SteelHouse unveils a novel concept: Telling advertisers for free if their ads can be seen
The company says this is the first free viewability report by an ad platform.
Ad platform SteelHouse is out with a unique offer that, in any industry other than digital advertising, would be laughable.
It is now telling clients for free if what they’ve bought has actually been delivered.
Or, in the language of digital advertising: SteelHouse is now offering free reports on viewability for all of its advertising clients.
The company says that, to its knowledge, this is the first such offer by an ad platform, as requiring the use of outside verification services is common.
“If you buy ads,” SteelHouse CEO and President Mark Douglas told me, “you shouldn’t pay extra to know if it’s seen.”
Previously, that’s what SteelHouse required, since brands had to use an outside service to determine if their ads met the now-common viewability standard of the Media Rating Council and the Interactive Advertising Bureau.
Douglas said that one driver for the new policy was the increasingly popular header bidding. It offers a way for publishers to better control the auctions for their inventory, and it’s designed to raise the ad rates they receive.
“If you’re going to double the cost to serve an ad, you should get double the transparency,” Douglas said in a statement accompanying the announcement.
“It should be available to everyone, and it should be available for free.”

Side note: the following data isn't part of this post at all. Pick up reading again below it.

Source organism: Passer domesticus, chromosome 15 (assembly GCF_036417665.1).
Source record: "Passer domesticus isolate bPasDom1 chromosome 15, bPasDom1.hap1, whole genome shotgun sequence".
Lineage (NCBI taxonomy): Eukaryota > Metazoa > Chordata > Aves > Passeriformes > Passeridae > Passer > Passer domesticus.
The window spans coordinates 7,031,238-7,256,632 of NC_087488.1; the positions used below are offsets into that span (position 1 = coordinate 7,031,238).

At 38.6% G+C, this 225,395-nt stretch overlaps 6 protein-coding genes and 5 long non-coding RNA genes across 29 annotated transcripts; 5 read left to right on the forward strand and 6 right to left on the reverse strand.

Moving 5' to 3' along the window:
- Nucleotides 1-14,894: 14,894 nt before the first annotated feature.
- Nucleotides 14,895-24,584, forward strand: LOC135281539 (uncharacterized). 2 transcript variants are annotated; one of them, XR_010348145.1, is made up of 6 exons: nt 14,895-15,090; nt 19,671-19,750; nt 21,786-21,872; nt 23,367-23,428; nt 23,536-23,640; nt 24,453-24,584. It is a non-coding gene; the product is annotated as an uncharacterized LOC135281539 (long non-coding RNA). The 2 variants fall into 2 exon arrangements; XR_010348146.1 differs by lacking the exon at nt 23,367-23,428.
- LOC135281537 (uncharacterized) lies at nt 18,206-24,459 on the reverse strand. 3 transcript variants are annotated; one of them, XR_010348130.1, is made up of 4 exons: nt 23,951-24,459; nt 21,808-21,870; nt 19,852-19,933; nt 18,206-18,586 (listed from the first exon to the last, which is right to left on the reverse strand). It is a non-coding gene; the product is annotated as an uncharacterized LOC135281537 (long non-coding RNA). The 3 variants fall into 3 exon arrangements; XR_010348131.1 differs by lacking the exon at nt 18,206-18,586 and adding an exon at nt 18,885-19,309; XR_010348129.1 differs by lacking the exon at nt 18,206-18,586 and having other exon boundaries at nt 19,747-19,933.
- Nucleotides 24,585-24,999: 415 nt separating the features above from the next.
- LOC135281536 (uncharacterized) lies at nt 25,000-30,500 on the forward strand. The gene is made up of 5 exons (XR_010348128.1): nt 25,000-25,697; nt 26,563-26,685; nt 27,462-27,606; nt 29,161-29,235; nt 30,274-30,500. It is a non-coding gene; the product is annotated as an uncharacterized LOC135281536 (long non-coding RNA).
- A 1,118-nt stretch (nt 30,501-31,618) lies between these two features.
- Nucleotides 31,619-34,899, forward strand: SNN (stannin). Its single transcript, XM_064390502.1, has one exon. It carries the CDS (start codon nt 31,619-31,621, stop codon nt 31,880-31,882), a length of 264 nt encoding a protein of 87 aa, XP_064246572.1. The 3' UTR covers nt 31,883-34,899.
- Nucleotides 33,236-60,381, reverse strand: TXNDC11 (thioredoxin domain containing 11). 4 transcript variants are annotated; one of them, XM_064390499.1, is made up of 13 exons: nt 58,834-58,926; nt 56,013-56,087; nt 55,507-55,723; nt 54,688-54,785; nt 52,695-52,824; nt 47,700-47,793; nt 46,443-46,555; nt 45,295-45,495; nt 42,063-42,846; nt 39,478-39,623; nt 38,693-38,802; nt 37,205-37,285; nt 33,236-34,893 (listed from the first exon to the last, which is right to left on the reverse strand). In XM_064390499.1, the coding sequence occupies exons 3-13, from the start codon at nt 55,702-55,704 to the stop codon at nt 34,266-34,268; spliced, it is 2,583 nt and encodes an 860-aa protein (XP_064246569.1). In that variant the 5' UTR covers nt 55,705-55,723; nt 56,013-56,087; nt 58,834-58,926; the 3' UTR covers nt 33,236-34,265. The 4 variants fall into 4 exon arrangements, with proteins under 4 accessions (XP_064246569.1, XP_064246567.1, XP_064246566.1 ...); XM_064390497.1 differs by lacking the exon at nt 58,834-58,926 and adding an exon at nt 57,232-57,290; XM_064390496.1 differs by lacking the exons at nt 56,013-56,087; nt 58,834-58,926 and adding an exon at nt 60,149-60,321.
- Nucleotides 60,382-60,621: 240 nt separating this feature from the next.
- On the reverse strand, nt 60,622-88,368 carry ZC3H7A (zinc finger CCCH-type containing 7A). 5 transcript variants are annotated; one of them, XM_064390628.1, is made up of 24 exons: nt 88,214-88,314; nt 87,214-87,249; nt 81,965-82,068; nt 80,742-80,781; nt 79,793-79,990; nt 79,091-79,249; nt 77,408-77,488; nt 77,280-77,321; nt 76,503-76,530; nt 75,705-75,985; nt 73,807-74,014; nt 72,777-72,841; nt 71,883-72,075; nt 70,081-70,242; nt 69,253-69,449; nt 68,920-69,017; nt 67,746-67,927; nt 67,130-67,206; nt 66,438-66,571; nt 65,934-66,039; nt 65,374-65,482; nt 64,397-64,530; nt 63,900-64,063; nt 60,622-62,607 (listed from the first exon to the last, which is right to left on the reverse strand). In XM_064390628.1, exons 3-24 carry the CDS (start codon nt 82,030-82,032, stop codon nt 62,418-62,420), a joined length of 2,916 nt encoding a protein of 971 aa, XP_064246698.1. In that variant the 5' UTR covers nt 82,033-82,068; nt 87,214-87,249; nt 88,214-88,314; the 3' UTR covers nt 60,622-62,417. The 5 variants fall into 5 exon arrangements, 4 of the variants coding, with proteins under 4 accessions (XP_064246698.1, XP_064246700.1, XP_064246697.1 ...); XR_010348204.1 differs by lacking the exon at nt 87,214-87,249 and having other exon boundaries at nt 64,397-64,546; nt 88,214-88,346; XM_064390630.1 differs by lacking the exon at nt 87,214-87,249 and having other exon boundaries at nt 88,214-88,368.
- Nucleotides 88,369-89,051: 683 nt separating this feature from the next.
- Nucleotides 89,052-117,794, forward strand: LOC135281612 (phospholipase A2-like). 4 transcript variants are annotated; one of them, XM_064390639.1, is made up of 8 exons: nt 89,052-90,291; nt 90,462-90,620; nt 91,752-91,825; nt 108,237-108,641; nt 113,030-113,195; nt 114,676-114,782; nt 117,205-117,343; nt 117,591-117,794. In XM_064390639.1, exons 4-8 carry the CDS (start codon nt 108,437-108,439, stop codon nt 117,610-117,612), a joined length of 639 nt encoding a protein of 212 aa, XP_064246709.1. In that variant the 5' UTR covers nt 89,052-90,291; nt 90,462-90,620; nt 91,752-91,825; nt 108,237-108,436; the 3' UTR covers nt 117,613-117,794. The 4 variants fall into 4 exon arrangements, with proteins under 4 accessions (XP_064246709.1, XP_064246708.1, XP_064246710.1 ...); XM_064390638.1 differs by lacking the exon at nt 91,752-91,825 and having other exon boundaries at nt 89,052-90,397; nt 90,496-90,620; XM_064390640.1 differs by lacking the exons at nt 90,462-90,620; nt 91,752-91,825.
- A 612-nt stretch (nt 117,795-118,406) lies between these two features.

SteelHouse offers an ad suite for brands to manage digital advertising by themselves, instead of relying on agencies and buyers. It includes audience and campaign management, creative tools and analytics, delivering static ads, video ads and native ads to websites, mobile web, apps and social media.
But, it should be noted, SteelHouse’s viewability report is primarily oriented around scrollability.
If a user goes to the website of The New York Times, for instance, a web page loads that lives above and below the bottom of the screen. A user has to scroll down “below the fold” (to use the newspaper term) to see the rest of the page.
Ads at the top of the page are seen as soon as the site is loaded, while ads below the fold are not seen unless the user scrolls. But, Douglas noted, the advertiser pays for the ad display at page bottom when the page is loaded, even if the user doesn’t scroll down to see it.
The SteelHouse viewability metric, then, primarily measures the proportion of served ads seen at top of a page, and the proportion for which users have scrolled down to see.
Douglas says 65 to 80 percent of the ads served by his company’s platform are viewable, according to this definition. Advertisers still pay for 100 percent, but the metric is used by SteelHouse as a guide to improvement of ad placement.
Of course, the viewability issue is typically also affected by other problems, like bots that pretend to be users or websites that pile ads-on-ads just to collect impressions.
Douglas told me that these factors are handled separately. Website inventory is continually being pruned and upgraded, he said, so very few fraudulent sites are receiving SteelHouse-delivered ads.
And bots are being filtered out by such techniques as an overlaid message asking if the user really wants to go the ad’s destination if that ad has been clicked on more than three times in 30 days by the same user. Bots won’t respond to the question.
Sometimes, the viewable issue might be that the ad simply doesn’t load fast enough to accommodate the viewer’s patience. But Douglas says that’s a function of the ad server and SteelHouse delivers quickly.
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